Mental Health and General Health
Mental health concerns can also cause substance misuse and addiction problems. Anxiety, post-traumatic stress disorder, and depression are some of the most common triggers. To cope, many people turn to drugs and alcohol, yet some of these substances can make depression and anxiety worse.
However, addiction isn’t common only to people with mental health problems. For example, opioid addiction can also occur in chronic pain patients. This drug is typically administered to people following an illness or accident to help them control their pain and recuperate. One issue with painkillers is that some individuals get dependent on them. A person can develop an addiction at any moment, even if they don’t have any risk factors. It gets more challenging to stop taking a specific medication the longer someone is on it.
Culture and Media
The environment in which you were raised, cultural norms, shame-related lessons, and participation in or exclusion from religious activities are just a few examples of how culture and religion can cause addictive behaviors. For instance, in certain societies, males are permitted to drink, but women are not.
People who use social media run the danger of seeing marketing and promotions for drugs. Even with age limitations in place, it can be challenging for teenagers to avoid exposure. This is especially true, for example, when alcohol goods are aggressively pushed on social media sites. Younger viewers run the danger of participating in particular actions or gaining negative self-perceptions only by witnessing them in the media, whether in movies or television programs.
One of the greatest risks for addiction in our society today is early exposure to drugs and alcohol. When teens use a gateway drug, such as cannabis or alcohol, they are first exposed to the euphoric effects, or “high,” of the drug. They could become more at ease using different, possibly harder substances in the future.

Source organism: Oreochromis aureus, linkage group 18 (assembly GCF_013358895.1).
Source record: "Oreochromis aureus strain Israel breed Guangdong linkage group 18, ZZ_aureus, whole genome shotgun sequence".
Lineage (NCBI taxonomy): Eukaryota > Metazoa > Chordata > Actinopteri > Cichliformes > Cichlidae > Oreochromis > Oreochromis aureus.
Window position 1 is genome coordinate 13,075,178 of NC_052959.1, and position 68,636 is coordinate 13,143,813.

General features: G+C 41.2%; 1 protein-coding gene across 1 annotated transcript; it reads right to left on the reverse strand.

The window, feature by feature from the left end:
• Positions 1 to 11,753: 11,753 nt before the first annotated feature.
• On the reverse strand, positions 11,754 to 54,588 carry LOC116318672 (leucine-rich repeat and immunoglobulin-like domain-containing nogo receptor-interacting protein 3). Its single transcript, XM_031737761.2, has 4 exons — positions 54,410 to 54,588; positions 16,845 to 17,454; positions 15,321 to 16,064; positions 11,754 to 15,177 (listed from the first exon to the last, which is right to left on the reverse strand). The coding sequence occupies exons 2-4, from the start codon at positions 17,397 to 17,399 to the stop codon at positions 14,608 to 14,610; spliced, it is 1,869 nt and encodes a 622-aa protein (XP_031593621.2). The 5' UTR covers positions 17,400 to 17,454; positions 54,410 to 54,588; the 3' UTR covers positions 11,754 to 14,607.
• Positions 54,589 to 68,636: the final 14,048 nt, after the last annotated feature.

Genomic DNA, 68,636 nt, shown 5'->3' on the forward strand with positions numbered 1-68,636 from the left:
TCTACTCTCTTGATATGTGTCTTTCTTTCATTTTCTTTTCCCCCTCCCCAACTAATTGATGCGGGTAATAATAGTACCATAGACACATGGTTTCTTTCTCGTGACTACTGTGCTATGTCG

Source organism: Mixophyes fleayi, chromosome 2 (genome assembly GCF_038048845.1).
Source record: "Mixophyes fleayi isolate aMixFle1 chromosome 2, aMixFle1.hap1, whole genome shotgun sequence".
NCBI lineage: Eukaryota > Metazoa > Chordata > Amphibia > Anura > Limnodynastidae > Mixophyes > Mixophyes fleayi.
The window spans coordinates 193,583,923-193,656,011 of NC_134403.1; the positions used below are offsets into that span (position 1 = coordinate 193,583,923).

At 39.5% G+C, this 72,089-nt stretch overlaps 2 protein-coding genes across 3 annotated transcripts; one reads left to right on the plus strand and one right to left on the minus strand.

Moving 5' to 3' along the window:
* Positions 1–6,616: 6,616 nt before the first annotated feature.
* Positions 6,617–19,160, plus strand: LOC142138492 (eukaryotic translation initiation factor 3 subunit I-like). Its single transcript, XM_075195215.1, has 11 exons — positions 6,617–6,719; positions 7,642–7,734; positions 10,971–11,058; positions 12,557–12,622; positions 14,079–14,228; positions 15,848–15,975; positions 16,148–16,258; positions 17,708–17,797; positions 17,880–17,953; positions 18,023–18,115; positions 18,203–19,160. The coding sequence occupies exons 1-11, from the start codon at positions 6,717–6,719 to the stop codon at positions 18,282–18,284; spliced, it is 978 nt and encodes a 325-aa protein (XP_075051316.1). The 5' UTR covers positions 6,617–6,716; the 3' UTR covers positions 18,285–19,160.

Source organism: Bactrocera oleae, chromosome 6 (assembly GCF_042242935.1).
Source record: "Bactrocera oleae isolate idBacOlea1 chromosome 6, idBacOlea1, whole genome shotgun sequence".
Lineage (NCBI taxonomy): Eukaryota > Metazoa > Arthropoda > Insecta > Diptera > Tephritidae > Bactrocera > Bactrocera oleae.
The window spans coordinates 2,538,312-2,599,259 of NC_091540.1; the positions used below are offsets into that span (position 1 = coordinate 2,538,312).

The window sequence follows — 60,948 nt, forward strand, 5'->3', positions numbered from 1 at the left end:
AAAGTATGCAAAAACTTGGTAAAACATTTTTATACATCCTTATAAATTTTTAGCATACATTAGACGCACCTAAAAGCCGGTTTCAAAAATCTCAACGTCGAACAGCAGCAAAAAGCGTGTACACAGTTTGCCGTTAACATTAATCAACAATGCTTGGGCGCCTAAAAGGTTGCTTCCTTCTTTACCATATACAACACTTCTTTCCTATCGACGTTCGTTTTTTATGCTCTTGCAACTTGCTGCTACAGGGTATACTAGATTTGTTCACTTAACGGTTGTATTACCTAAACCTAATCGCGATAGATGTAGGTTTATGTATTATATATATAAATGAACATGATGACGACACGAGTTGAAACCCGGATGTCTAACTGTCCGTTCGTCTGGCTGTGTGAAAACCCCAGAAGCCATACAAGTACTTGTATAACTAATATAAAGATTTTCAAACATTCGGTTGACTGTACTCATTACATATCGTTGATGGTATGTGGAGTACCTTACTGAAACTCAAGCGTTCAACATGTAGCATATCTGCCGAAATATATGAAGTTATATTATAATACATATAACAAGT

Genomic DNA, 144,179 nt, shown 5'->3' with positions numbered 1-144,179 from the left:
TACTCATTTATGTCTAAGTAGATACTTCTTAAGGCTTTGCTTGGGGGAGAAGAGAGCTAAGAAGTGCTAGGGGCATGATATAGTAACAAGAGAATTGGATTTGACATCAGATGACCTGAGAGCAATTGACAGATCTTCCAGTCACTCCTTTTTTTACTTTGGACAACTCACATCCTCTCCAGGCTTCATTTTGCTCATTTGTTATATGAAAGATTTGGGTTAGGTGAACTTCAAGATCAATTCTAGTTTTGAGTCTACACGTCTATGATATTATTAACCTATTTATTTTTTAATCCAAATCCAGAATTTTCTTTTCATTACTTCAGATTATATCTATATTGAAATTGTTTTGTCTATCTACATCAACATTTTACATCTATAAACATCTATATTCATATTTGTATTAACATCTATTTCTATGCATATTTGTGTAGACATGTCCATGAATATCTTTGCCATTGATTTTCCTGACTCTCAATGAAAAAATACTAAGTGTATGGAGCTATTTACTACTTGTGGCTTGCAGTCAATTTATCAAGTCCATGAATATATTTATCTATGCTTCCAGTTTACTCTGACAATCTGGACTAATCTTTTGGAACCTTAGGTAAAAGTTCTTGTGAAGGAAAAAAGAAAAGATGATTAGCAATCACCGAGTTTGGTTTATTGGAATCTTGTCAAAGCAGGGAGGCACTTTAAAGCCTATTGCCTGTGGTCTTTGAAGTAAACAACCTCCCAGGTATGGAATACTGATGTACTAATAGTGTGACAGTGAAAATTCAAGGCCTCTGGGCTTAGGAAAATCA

Method of Use
Some drug use practices might make someone more susceptible to developing an addiction. Drugs that are inhaled or injected into the body are frequently more addictive than medicines. When a person smokes or injects drugs, they swiftly enter the circulation and brain rather than first being filtered by the liver and other organs.
Final Thoughts: Risk Factors and Treatments
Risk factors for developing an addiction are numerous and complicated. You could feel predisposed to battle addiction due to both the biological and environmental elements of addiction. Comprehensive therapy, however, might be beneficial if you connect it to any of the risk factors for addiction. Therapy can lower the chance of addiction even if you have never used drugs or alcohol but fulfill many of the risk criteria. Treatment for substance use disorders handles co-occurring mental health conditions as well as your addiction and helps you avoid relapse.
By Daniel Carter
who is a former addict working for Bright Futures Treatment Center. His goal in life is to help people who’ve been struggling with similar problems build a better life for themselves. He lives in West Palm Beach, Florida.